Wednesday, September 24, 2008

Wednesday Farm Photos:
The Higher and Higher Cost of Farming


The truck wasn't armored, but it probably should have been.

It's always nice when you realize that your bank account is at the point where you can splurge on something big. For many people that means a relaxing vacation or a faraway trip—maybe even one with three or four stars. Others purchase a gorgeous new wardrobe, indulge in a designer shoe addiction, or head to the jewelry store for a sparkly little bauble. Some might decide to finally buy that fishing boat or four wheeler or even a brand new car. Us? We fertilize the fields.

Just like vacationing, ideally you want to fertilize every year, but in both cases that often isn't feasible. And when we were given the price quote for fertilizing this summer (our fertilizer guy literally asked if we were sitting down before he told us) we realized—as have many other struggling small farmers this year—that this may very well be our last opportunity to fertilize for a very long time.


Heading out to spread the wealth.

Last month we paid a whopping $4,300 to organically fertilize 44 acres of grazing pastures and hayfield. Two years ago it cost about half that much—just like feed and fencing supplies did. And of course we're all dealing with the doubled price of gas.

But we know we're lucky compared to the farmers who use toxic chemical fertilizers. What they could buy two years ago for $200 now costs $1,200—if they can even get it. A lot of fertilizers are simply no longer available at any price. The main reason for the shortages and skyrocketing costs? The corn-based ethanol fuel craze—which is definitely not the answer.


Fertilizing the Front Field

The one upside to all of this is that farmers who have never thought about natural alternatives are now being financially forced to try them—and they're discovering that they work. Of course that's another reason our fertilizer costs have gone up, but it's one I'm a lot more willing to pay for.

Want a bigger small farm experience?
(some categories may overlap)
Farm Stories
Farm Life Tidbits
Farm Landscape Photos
Haying Season Photos
Lambing Season 2008 Part One
Lambing Season 2008 Part Two
Back to the Beginning: My Early Farm Adventures

© FarmgirlFare.com, the fertile foodie farm blog where fertilizing season is the only time we're glad that much of our 240 acres consists of hilly forest rather than open fields—and some welcome late summer rain has really helped that high dollar fertilizer we put down soak into the ground, which makes a big difference.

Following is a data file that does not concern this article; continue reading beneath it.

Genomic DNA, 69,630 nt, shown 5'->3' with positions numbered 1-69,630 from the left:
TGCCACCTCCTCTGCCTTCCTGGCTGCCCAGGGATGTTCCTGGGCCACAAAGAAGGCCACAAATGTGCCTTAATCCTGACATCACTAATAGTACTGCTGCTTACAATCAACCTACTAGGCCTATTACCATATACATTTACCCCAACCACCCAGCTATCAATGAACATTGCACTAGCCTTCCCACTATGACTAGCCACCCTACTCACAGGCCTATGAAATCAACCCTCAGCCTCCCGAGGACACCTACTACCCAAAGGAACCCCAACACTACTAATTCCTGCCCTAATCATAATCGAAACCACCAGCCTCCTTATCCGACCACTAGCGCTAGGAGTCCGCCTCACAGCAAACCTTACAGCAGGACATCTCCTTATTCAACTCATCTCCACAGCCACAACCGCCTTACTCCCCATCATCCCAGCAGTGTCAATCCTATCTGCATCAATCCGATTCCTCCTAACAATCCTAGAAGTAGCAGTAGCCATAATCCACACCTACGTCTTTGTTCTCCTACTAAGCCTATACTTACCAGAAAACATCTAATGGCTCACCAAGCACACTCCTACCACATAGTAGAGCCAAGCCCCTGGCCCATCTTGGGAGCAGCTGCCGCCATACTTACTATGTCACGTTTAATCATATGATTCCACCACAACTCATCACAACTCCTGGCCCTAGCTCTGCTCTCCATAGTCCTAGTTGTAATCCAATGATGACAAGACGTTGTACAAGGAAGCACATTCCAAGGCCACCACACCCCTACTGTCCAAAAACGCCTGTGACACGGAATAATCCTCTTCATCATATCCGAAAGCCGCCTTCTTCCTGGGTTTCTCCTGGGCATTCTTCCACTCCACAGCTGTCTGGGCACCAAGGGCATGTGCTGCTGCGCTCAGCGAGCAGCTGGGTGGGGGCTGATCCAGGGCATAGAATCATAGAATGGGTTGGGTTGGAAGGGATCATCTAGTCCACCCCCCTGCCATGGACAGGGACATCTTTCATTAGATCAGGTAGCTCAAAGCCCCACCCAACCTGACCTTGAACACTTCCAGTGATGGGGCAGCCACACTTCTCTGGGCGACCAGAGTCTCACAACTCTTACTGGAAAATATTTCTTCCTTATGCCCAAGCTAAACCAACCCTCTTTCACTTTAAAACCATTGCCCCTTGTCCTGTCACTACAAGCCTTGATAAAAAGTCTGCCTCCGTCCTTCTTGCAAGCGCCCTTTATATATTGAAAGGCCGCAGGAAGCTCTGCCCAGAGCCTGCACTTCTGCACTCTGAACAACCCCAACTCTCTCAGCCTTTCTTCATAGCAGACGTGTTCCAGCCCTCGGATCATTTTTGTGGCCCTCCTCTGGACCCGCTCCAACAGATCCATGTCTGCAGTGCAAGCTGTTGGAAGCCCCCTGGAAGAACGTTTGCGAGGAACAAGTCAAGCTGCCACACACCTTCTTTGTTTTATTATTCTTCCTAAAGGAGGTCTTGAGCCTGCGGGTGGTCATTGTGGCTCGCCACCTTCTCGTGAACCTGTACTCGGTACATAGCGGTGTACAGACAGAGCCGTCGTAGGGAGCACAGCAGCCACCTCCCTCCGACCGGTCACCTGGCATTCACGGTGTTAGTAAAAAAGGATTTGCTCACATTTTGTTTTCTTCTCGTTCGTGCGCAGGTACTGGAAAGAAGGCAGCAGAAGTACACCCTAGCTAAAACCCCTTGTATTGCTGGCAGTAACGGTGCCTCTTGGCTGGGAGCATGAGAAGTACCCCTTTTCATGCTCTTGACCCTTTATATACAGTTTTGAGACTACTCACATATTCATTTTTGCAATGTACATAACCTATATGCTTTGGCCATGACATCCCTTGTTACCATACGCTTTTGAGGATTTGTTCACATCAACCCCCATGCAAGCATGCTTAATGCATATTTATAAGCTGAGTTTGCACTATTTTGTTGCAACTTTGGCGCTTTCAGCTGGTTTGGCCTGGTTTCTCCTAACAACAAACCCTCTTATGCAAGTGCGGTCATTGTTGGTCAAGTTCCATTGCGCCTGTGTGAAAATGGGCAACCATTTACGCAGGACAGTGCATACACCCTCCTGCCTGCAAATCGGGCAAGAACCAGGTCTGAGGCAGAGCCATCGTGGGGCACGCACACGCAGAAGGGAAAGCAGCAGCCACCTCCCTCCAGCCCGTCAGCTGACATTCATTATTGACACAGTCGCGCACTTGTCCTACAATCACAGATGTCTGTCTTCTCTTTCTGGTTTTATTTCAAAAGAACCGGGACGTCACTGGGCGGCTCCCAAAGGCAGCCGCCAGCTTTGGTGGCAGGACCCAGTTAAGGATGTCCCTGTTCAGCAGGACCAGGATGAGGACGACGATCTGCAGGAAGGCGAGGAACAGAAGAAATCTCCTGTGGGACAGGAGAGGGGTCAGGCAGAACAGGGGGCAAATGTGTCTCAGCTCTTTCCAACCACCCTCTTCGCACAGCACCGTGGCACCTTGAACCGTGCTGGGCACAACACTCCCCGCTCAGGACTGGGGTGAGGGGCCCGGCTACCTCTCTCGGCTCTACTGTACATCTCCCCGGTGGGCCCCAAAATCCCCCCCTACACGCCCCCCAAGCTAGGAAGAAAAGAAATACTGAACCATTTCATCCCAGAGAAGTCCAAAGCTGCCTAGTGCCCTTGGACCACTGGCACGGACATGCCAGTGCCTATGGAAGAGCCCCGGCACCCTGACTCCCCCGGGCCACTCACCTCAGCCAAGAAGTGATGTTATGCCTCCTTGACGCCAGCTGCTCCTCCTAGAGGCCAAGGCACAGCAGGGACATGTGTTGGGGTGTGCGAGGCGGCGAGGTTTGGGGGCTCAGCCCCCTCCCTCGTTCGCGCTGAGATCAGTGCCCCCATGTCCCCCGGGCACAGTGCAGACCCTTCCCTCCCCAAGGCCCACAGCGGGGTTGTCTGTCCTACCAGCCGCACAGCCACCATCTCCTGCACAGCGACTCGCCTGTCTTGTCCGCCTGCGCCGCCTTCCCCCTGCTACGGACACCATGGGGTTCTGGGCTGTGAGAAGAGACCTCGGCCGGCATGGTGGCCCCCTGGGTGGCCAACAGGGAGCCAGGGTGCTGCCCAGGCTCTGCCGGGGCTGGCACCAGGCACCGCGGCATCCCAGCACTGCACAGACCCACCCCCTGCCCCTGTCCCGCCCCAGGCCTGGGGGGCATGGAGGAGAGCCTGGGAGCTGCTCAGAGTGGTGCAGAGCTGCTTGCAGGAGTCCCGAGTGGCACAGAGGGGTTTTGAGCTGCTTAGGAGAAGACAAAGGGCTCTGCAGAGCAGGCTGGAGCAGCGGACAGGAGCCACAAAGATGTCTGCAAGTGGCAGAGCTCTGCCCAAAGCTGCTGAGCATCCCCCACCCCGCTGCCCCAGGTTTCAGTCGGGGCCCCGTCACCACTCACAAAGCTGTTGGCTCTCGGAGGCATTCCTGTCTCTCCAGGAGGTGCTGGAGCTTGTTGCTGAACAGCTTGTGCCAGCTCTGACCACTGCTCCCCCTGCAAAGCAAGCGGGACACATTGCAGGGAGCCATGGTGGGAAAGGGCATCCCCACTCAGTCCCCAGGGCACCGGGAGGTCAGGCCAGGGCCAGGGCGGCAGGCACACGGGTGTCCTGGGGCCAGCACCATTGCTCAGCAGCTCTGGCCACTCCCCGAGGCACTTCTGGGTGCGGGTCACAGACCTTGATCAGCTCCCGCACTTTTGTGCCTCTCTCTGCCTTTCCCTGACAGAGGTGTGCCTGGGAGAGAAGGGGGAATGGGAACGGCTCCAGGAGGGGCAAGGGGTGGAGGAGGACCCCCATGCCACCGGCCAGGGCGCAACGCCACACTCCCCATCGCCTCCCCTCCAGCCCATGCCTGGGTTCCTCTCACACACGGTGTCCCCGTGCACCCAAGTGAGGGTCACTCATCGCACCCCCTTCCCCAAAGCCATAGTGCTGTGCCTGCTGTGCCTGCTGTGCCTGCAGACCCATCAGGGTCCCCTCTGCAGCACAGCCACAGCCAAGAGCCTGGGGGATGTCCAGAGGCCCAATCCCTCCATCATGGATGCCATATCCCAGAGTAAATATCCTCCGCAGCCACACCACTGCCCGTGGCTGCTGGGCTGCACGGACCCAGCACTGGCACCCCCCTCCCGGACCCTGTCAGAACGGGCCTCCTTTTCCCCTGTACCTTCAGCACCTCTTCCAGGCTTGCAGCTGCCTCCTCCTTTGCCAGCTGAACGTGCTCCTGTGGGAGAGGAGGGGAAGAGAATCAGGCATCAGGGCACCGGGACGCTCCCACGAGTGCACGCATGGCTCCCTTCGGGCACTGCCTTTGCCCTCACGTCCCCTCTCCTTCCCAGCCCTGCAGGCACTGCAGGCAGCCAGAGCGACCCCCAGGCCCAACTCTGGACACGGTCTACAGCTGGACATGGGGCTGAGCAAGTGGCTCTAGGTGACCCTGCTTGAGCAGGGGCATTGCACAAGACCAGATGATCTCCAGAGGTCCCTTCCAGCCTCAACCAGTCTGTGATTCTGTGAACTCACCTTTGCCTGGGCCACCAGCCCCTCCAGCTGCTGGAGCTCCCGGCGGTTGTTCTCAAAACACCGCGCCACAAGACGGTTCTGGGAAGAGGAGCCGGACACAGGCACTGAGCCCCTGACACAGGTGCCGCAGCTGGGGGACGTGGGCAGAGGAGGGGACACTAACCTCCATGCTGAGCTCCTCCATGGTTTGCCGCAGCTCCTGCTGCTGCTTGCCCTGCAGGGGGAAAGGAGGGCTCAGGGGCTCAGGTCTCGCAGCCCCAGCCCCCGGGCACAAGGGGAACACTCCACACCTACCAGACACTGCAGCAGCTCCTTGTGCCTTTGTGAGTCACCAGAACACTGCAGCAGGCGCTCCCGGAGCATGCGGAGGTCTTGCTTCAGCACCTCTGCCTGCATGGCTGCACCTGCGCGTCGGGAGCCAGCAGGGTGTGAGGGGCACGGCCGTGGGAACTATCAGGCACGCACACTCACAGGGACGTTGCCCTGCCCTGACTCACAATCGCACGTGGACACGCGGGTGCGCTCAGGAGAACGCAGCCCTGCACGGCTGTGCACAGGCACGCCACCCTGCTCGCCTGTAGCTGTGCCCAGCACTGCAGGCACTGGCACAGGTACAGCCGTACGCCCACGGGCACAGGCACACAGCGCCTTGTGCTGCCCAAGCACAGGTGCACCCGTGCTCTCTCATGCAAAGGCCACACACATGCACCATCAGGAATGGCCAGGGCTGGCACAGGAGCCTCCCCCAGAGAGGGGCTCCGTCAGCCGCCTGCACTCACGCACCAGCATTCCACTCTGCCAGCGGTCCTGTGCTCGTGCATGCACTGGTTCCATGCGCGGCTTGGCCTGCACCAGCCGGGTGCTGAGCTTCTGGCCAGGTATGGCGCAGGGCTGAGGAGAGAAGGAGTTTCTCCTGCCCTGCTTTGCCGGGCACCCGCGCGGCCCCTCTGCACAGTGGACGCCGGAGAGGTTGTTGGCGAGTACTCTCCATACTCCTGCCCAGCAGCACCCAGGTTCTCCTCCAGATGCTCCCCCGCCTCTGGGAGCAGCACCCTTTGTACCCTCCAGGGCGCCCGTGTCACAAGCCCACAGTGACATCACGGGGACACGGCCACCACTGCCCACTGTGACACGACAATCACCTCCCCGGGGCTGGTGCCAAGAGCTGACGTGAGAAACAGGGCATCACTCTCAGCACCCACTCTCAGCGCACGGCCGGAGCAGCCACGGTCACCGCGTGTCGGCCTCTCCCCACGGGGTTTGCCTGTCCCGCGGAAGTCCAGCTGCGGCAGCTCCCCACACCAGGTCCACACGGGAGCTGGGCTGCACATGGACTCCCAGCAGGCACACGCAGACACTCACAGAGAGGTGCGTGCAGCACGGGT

12 comments:

  1. At those prices you would think you are planting money trees.

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  2. I would suggest that you need to sell a lot of bread to cover your fertilizing expenses, but wheat/flour prices have skyrocketed too!! What hasn't??? (Your fields look beautiful, by the way!)

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  3. Our tenant who farms our 1800 acres in E. Washington has gone to using "bio-solids" from the waste water treatment plants for fertilizer - I'm concerned about heavy metals and stuff like that - but the alternative was in the 10's of thousands of dollars.

    And as far as the price of flour going up? I can guarantee you that the wheat farmer is seeing very little of that increase.

    Good luck with your fall chores.(and OMG that little goat baby is adorable-I'm really surprised that he didn't come home with you, looks like he would have just fit under your arm and off you'd go... LOL) T.

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  4. I do not know where your organic fertilizer is sourced from but the commercial fertilizers are made from urea that is cooked up from natural gas via the haber bosch process ( http://en.wikipedia.org/wiki/Haber_process ):

    "The Haber process now produces 100 million tons of nitrogen fertilizer per year, mostly in the form of anhydrous ammonia, ammonium nitrate, and urea. 3-5% of world natural gas production is consumed in the Haber process (~1-2% of the world's annual energy supply)[1][12][13][14]. That fertilizer is responsible for sustaining one-third of the Earth's population, as well as various deleterious environmental consequences.[4]"

    As we reach and pass peak oil and as natural gas is being used for getting oil from tar sands in Canada,for more fertilizer, for compressed natural gas engines, for heating homes - fertilizers will become even more out of reach and un-available.